Posts Tagged ‘Japan’
Wednesday, April 4th, 2012
Article source: Cheungvogl architects
Land is scarce in the inner city of Tokyo and restful green spaces few and far between. ‘Shinjuku Gardens’ – in the thriving hub of Tokyo’s inner city, is a conscious effort to make the most of the available open space; pushing boundaries in a quest to amalgamate much needed natural landscape into the infrastructure of the city. The project raises economical, social, environmental and cultural awareness on various aspects. The design strategies aim to maximize investment returns by providing more than double the amount of car parking spaces; optimize opportunities to inject greenscape to reduce CO2 exhaust emissions, and promote the arts and culture by offering spaces for art exhibitions in the city centre of Tokyo.
- Architect: Cheungvogl architects
- Project Name: Shinjuku Gardens
- Location: Tokyo, Japan
- Use: Car Park
- Site Area: 2,200 ㎡
- Bldg. Area: 1,800 ㎡
- Gross Floor Area: 3,200㎡ parking above ground / 1,800 public accessible gardens on roof top
- Bldg. Coverage Ratio: 80% (0.8)
- Gross Floor Ratio: 145% (1.5)
- Bldg. Scale: 2Stories above Ground + Roof Top Gardens
- Structure: Concrete
- Max. Height: 6 m
- Landscape Area: 400㎡ Ground floor + 1,800 ㎡Roof Top Gardens
- Parking Lot: 163 cars
- Exterior Finish: Concrete, landscape
‘Shinjuku Gardens’ proposes to replace an existing open (80 number) car parking lot with a 2-storey car park; rendering the site with a sheltered ‘green-wall-gallery’ which will accommodate an additional 83 parking spaces. Appreciating the economical value of land, the car park adopts the most efficient parking layout grid. Replacing conventional car ramps with car lifts will maximize parking spaces; minimize traffic congestion, safety hazards and waiting time. This highly rational 54m x 33m parking structure occupies 22% less site coverage compare to the existing layout, leaving more quality public green spaces and allowing light and air to penetrate deeper into the already dense urban environment. External pedestrian ramps are inserted to provide public access to the rooftop garden and park-gallery above ground.
The simple, restrained and clear material palette subtlety blends in with the existing city fabric. The ‘soft-cladding’ of the structure is characterised by the wide balustrades to allow grass to coat the exterior of the frame, creating layers of ‘green living-walls’ as enclosures to the structure. Visually, the architecture enriches the community with layers of translucent green-curtains while shielding the views of parked cars. Functionally, the ‘soft-cladding’ utilizes the fields of grass to absorb CO2 exhaust emissions, acting as clean air filters between the buildings.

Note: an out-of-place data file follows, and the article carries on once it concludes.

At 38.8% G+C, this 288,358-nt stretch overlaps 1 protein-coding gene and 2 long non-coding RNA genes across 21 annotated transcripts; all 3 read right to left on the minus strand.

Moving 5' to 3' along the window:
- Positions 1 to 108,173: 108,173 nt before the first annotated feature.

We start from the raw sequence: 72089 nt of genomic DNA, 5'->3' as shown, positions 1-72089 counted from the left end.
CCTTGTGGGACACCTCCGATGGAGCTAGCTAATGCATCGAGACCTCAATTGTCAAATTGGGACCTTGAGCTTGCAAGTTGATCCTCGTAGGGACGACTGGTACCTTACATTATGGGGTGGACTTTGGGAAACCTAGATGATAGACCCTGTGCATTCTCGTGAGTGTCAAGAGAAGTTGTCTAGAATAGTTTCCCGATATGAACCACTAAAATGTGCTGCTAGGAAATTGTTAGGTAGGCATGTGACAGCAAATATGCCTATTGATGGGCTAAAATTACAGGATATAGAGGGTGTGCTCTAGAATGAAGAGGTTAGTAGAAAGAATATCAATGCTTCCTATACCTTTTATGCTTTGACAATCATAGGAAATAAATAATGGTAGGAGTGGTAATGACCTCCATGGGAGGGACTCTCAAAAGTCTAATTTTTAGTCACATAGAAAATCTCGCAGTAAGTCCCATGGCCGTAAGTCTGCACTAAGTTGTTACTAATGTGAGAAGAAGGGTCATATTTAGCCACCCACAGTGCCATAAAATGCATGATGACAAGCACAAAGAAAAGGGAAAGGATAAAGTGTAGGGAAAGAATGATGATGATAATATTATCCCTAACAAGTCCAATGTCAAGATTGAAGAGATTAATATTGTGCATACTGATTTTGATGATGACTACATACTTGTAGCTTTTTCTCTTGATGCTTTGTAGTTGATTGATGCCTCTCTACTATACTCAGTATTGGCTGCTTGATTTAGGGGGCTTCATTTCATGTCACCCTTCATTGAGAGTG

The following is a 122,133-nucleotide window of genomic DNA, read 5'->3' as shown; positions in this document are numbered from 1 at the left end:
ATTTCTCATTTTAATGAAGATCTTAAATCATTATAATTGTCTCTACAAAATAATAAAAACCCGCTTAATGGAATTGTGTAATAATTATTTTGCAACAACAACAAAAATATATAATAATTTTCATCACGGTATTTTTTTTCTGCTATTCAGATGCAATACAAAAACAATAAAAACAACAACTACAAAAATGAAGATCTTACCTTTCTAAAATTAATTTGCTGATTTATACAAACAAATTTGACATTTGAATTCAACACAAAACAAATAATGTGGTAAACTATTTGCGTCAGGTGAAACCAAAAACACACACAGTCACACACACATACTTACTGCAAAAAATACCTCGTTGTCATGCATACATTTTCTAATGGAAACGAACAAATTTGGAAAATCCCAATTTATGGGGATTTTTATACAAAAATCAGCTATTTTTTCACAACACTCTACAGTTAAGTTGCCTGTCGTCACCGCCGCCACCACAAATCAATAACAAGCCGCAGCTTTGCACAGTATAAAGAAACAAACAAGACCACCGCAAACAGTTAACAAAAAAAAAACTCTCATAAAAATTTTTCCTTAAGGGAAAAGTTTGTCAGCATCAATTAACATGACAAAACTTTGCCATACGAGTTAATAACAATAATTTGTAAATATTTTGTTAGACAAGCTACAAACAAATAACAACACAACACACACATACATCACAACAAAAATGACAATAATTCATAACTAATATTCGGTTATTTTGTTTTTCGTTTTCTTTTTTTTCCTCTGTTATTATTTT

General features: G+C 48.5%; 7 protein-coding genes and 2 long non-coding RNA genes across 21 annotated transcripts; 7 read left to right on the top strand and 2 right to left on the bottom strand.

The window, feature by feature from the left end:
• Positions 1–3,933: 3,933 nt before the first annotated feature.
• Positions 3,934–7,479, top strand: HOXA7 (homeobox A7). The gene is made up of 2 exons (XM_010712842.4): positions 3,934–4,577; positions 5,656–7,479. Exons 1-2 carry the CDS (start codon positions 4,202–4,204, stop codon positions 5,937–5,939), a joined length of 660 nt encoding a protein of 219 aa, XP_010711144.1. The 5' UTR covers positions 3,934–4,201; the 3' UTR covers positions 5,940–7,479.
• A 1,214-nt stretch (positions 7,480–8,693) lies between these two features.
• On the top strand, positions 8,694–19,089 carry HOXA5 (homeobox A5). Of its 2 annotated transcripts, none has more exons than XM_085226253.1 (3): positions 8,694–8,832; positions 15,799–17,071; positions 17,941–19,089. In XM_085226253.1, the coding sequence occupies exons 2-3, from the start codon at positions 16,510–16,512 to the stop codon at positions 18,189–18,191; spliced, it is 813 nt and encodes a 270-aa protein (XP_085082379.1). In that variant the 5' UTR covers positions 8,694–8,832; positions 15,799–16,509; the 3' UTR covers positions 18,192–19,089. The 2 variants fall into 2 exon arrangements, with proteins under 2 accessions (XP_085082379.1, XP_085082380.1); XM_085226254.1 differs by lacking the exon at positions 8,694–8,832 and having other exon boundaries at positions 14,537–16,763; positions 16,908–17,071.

The rooftop garden is a new green oasis above the dedicated car park facility. This intimate social space above the infrastructure and man-made concrete structure is freely accessible and animated by the public at all times.
The two levels of car parks are envisaged as park-galleries, where artists are invited to exhibit their artworks. Using structural columns and structural slabs as blank canvases for artists to create art might be a new culture to bring the arts into the everyday lives. Exhibiting art within found spaces is undoubtedly an economically viable and functionally manageable alternative to make the arts more accessible to the public. The project blurs between architecture and art; turning a conventional car park project into a Street Art Museum – looking deeper into the everyday ordinary environment to seek surprising findings.
Tuesday, April 3rd, 2012
Article source: Akasaka Shinichiro Atelier
Rather than imposing our own designs unilaterally, we think of clients as equal partners in the process of discussing requests and problems, which are then resolved through design and planning. While the end product of this process is a physical structure, we think of our fundamental role as designing human-to-human and human-to-environment relationships.
Our goal is to create architecture whose meaning and purpose is derived through ongoing communication with clients.
West elevation - Photo by Koji Sakai
- Architect:Akasaka Shinichiro Atelier
- Name of Project: Oresen House
- Location: Sapporo, Japan
- Photos: Koji Sakai
- Software used: Vectorworks
Friday, March 30th, 2012
Article source: EASTERN design office (Anna Nakamura+Taiyo Jinno)
This building is a design room for a Japanese sneaker brand as well as a residential house. The site is in Takarazuka-city of Hyogo Prfecture. It is located in an exclusive residential district that commands an entire view of the Osaka Plain. The architecture is built on the slope of a hill with an elevation of 330 meters. The level difference of the site is 8 meters.
Images Courtesy Koichi Torimura
Friday, March 30th, 2012
Article source: GENETO
The renovation of this historical costume makeover studio in Arashiyama, Kyoto, has been completed. A 40 year old building that seemed like a traditional old house has been renovated to a modern shop. There was a need for us to find a design solution that took into account the local-ism and landscape features of Arashiyama, Kyoto. Not many buildings consider the landscape that they inhabit. Even though there are limitations to the form and finishes of buildings due to landscape regulations around this area. The buildings that have generic tourists attraction features, historical architecture and a traditional Kyoto town houses create a miscellaneous town.
Image Courtesy Yasutake Kondo
- Architects: GENETO (Koji Yamanaka, Yuji Yamanaka, Asako Yamashita)
- Project: Jidaiya Arashiyama
- Location: Kyoto, Japan
- Client: JIDAIYA ARASHIYAMA